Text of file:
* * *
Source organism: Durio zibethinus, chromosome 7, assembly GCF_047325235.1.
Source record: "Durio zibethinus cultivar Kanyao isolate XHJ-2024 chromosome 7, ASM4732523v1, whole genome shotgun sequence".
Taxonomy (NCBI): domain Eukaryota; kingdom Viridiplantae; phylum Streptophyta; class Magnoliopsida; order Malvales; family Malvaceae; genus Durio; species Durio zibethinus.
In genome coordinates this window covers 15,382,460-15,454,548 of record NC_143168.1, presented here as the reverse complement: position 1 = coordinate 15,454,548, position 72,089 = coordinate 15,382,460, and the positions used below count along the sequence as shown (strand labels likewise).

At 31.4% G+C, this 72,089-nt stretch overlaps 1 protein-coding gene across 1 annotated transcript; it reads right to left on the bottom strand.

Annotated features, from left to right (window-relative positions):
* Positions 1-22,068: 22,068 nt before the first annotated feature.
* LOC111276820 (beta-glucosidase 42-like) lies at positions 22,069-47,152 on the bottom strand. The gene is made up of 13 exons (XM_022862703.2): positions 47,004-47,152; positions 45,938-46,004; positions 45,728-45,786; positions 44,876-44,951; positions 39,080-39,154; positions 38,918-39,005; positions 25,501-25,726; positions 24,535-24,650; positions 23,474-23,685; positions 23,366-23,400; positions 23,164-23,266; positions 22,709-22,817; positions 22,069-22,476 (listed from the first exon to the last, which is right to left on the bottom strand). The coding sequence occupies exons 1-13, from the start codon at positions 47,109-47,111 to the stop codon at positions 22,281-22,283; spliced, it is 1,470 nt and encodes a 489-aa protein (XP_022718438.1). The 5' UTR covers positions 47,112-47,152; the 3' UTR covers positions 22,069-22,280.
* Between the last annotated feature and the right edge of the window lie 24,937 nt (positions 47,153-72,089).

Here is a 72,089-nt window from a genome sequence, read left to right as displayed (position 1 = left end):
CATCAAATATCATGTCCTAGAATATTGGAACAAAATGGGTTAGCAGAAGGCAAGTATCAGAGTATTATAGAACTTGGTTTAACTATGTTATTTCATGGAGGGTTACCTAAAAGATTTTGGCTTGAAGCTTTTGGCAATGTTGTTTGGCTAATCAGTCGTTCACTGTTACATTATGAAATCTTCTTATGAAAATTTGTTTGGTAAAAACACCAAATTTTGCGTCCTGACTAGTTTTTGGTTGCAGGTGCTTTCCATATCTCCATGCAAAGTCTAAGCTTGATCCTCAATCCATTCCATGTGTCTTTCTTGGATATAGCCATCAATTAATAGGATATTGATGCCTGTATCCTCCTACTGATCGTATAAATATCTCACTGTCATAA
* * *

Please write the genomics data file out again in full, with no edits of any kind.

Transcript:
Source organism: Durio zibethinus, chromosome 7, assembly GCF_047325235.1.
Source record: "Durio zibethinus cultivar Kanyao isolate XHJ-2024 chromosome 7, ASM4732523v1, whole genome shotgun sequence".
Taxonomy (NCBI): domain Eukaryota; kingdom Viridiplantae; phylum Streptophyta; class Magnoliopsida; order Malvales; family Malvaceae; genus Durio; species Durio zibethinus.
In genome coordinates this window covers 15,382,460-15,454,548 of record NC_143168.1, presented here as the reverse complement: position 1 = coordinate 15,454,548, position 72,089 = coordinate 15,382,460, and the positions used below count along the sequence as shown (strand labels likewise).

At 31.4% G+C, this 72,089-nt stretch overlaps 1 protein-coding gene across 1 annotated transcript; it reads right to left on the bottom strand.

Annotated features, from left to right (window-relative positions):
* Positions 1-22,068: 22,068 nt before the first annotated feature.
* LOC111276820 (beta-glucosidase 42-like) lies at positions 22,069-47,152 on the bottom strand. The gene is made up of 13 exons (XM_022862703.2): positions 47,004-47,152; positions 45,938-46,004; positions 45,728-45,786; positions 44,876-44,951; positions 39,080-39,154; positions 38,918-39,005; positions 25,501-25,726; positions 24,535-24,650; positions 23,474-23,685; positions 23,366-23,400; positions 23,164-23,266; positions 22,709-22,817; positions 22,069-22,476 (listed from the first exon to the last, which is right to left on the bottom strand). The coding sequence occupies exons 1-13, from the start codon at positions 47,109-47,111 to the stop codon at positions 22,281-22,283; spliced, it is 1,470 nt and encodes a 489-aa protein (XP_022718438.1). The 5' UTR covers positions 47,112-47,152; the 3' UTR covers positions 22,069-22,280.
* Between the last annotated feature and the right edge of the window lie 24,937 nt (positions 47,153-72,089).

Here is a 72,089-nt window from a genome sequence, read left to right as displayed (position 1 = left end):
CATCAAATATCATGTCCTAGAATATTGGAACAAAATGGGTTAGCAGAAGGCAAGTATCAGAGTATTATAGAACTTGGTTTAACTATGTTATTTCATGGAGGGTTACCTAAAAGATTTTGGCTTGAAGCTTTTGGCAATGTTGTTTGGCTAATCAGTCGTTCACTGTTACATTATGAAATCTTCTTATGAAAATTTGTTTGGTAAAAACACCAAATTTTGCGTCCTGACTAGTTTTTGGTTGCAGGTGCTTTCCATATCTCCATGCAAAGTCTAAGCTTGATCCTCAATCCATTCCATGTGTCTTTCTTGGATATAGCCATCAATTAATAGGATATTGATGCCTGTATCCTCCTACTGATCGTATAAATATCTCACTGTCATAA